WTI sticks to daily gains above $71 as US rig count remains unchanged at 863

  • Baker Hughes rig count stays at 863.
  • The WTI looks to end the week nearly $3 lower as supply concerns ease.

The barrel of West Texas Intermediate retraced a small portion of its weekly losses on Friday and was last seen trading at $71.15, where it was up 1.15% on the day.

The weekly report released by  General Electric Co's Baker Hughes energy services showed that the number of oil rigs in the United States stayed at 863 in the week ending July 13, and helped crude oil prices stick to their daily gains. Moreover, news of workers of Norwegian offshore oil and gas rigs going for a strike and protestors blocking access to Iraq's Umm Qasr commodities port provided an early boost. 

"Persistently declining oil supplies from Venezuela and simmering strike actions in Norway and Iraq are prompting bullish sentiment," Abhishek Kumar, a senior energy analyst at Interfax Energy in London, told Reuters.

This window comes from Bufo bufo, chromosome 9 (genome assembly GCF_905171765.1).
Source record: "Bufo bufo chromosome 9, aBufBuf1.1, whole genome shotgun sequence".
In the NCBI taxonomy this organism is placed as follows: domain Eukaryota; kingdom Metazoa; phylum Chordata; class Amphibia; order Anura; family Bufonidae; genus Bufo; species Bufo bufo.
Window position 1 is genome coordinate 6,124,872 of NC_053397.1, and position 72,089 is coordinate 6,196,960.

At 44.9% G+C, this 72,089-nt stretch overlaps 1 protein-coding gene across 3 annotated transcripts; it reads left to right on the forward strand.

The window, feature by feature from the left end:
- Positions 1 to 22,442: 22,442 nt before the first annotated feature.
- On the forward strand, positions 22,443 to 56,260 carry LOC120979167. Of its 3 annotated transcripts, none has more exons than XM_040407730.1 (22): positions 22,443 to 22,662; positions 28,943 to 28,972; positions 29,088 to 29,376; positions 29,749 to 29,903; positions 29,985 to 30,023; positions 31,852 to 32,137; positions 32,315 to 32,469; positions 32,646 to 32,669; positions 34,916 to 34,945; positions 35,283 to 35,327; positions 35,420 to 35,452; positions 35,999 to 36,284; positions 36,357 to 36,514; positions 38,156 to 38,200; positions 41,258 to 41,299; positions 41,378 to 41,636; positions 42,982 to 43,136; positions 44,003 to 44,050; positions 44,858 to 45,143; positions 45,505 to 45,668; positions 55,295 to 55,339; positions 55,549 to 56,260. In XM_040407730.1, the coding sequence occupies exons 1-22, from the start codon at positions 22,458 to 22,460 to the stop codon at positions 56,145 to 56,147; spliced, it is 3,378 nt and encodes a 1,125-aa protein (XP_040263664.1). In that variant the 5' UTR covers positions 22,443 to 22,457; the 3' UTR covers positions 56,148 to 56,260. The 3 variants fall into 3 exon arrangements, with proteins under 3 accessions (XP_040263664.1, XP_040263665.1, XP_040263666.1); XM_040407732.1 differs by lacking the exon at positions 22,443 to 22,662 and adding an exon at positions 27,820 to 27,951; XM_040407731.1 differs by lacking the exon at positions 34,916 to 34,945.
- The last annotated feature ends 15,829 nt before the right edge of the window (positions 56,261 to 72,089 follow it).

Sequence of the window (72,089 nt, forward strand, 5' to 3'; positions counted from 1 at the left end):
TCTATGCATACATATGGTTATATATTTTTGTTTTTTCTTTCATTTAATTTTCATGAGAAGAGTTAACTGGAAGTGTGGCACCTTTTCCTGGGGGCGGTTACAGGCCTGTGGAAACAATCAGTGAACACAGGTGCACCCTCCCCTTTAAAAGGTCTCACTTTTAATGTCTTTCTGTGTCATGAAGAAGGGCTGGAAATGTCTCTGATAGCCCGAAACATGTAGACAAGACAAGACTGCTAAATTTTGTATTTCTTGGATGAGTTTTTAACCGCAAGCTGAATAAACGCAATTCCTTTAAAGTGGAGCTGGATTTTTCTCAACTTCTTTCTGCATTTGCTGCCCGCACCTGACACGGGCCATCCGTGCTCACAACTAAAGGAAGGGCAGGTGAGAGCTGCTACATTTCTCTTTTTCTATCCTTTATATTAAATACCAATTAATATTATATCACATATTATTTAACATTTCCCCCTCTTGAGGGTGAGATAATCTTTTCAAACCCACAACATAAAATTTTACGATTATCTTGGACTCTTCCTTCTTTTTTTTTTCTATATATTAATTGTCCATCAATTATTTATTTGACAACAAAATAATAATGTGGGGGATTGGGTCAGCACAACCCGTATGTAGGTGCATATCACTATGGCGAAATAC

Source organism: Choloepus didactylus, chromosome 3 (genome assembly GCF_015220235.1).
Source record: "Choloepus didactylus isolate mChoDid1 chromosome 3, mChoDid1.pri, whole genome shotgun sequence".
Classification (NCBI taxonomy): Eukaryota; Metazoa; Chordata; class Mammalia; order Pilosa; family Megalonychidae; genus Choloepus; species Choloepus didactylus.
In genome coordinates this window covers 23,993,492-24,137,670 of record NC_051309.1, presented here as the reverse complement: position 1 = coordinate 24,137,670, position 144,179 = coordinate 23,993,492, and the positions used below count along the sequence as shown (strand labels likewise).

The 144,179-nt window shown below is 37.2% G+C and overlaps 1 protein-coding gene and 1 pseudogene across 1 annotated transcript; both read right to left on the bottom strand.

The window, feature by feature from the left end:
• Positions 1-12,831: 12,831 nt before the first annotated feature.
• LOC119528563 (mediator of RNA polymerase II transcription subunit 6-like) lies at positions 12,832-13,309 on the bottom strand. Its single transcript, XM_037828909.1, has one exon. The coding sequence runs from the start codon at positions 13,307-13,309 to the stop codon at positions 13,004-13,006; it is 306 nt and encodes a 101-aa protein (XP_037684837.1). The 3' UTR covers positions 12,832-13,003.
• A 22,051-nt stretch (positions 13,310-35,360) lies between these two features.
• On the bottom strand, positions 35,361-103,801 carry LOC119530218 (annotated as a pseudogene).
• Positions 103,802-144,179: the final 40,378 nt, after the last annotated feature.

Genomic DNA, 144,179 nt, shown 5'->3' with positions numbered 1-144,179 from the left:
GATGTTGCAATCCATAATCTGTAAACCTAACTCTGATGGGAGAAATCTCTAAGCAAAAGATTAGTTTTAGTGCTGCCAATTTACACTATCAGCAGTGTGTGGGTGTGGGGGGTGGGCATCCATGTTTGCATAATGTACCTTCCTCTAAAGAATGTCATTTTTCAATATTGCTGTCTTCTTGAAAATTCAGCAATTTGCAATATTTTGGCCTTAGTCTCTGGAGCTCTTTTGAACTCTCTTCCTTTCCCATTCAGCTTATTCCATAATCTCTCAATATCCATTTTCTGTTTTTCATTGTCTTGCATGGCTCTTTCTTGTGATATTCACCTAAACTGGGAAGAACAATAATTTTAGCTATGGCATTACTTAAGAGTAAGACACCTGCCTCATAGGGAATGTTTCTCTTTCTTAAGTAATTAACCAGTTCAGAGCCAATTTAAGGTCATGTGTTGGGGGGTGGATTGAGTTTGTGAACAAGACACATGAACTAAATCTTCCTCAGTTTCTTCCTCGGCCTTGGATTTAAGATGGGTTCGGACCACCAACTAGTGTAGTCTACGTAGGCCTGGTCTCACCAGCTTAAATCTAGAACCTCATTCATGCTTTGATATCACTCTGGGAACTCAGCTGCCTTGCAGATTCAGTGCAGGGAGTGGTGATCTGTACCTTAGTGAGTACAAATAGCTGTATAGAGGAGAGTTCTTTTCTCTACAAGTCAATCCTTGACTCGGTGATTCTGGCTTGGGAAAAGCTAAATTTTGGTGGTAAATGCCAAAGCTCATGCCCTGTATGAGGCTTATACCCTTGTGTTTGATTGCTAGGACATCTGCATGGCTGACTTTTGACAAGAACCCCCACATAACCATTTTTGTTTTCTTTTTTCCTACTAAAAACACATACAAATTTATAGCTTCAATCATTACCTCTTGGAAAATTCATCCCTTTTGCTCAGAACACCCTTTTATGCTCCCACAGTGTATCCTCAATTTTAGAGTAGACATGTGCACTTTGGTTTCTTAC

Nonetheless, with Libya reopening eastern ports and the U.S. voicing its willingness to grant waivers to some countries who want to continue to purchase oil from Iran after November, the barrel of WTI's three-week-long rally came to an end this week.

Technical levels to consider

The initial support for the barrel of WTI aligns at $70 (psychological level/Jul. 11 low) ahead of $69.25 (Jul. 12 low) and $67.70 (Jun. 26 low). On the upside, resistances are located at $72.85 (May 22 high), $74 (Jun. 28 high) and $75.30 (Jul. 3 - multi-year high).

Information on these pages contains forward-looking statements that involve risks and uncertainties. Markets and instruments profiled on this page are for informational purposes only and should not in any way come across as a recommendation to buy or sell in these assets. You should do your own thorough research before making any investment decisions. FXStreet does not in any way guarantee that this information is free from mistakes, errors, or material misstatements. It also does not guarantee that this information is of a timely nature. Investing in Open Markets involves a great deal of risk, including the loss of all or a portion of your investment, as well as emotional distress. All risks, losses and costs associated with investing, including total loss of principal, are your responsibility.